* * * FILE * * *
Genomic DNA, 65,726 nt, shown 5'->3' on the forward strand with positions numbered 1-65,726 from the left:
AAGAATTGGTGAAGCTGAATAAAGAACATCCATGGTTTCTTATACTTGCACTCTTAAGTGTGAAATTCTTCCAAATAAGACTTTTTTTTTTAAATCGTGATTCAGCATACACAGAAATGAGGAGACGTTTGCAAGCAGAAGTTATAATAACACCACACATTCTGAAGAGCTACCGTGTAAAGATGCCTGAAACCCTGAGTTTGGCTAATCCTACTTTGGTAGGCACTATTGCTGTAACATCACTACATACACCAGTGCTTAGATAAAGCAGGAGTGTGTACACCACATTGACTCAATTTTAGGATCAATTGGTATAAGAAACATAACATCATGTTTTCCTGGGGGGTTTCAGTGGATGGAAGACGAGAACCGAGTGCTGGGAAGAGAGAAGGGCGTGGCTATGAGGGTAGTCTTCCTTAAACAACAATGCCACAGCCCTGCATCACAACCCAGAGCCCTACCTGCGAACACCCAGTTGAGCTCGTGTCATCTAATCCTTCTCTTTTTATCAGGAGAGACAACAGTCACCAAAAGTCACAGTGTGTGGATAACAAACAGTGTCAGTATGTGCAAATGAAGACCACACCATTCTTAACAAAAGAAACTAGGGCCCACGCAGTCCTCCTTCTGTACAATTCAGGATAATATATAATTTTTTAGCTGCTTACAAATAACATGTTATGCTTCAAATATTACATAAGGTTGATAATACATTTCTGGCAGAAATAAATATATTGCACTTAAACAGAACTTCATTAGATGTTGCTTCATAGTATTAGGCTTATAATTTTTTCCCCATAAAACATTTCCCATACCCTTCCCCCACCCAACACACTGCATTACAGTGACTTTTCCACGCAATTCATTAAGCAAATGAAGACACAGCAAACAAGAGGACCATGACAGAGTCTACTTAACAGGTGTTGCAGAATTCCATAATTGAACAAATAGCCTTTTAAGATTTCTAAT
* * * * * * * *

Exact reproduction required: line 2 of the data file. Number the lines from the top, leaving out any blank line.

AAGAATTGGTGAAGCTGAATAAAGAACATCCATGGTTTCTTATACTTGCACTCTTAAGTGTGAAATTCTTCCAAATAAGACTTTTTTTTTTAAATCGTGATTCAGCATACACAGAAATGAGGAGACGTTTGCAAGCAGAAGTTATAATAACACCACACATTCTGAAGAGCTACCGTGTAAAGATGCCTGAAACCCTGAGTTTGGCTAATCCTACTTTGGTAGGCACTATTGCTGTAACATCACTACATACACCAGTGCTTAGATAAAGCAGGAGTGTGTACACCACATTGACTCAATTTTAGGATCAATTGGTATAAGAAACATAACATCATGTTTTCCTGGGGGGTTTCAGTGGATGGAAGACGAGAACCGAGTGCTGGGAAGAGAGAAGGGCGTGGCTATGAGGGTAGTCTTCCTTAAACAACAATGCCACAGCCCTGCATCACAACCCAGAGCCCTACCTGCGAACACCCAGTTGAGCTCGTGTCATCTAATCCTTCTCTTTTTATCAGGAGAGACAACAGTCACCAAAAGTCACAGTGTGTGGATAACAAACAGTGTCAGTATGTGCAAATGAAGACCACACCATTCTTAACAAAAGAAACTAGGGCCCACGCAGTCCTCCTTCTGTACAATTCAGGATAATATATAATTTTTTAGCTGCTTACAAATAACATGTTATGCTTCAAATATTACATAAGGTTGATAATACATTTCTGGCAGAAATAAATATATTGCACTTAAACAGAACTTCATTAGATGTTGCTTCATAGTATTAGGCTTATAATTTTTTCCCCATAAAACATTTCCCATACCCTTCCCCCACCCAACACACTGCATTACAGTGACTTTTCCACGCAATTCATTAAGCAAATGAAGACACAGCAAACAAGAGGACCATGACAGAGTCTACTTAACAGGTGTTGCAGAATTCCATAATTGAACAAATAGCCTTTTAAGATTTCTAAT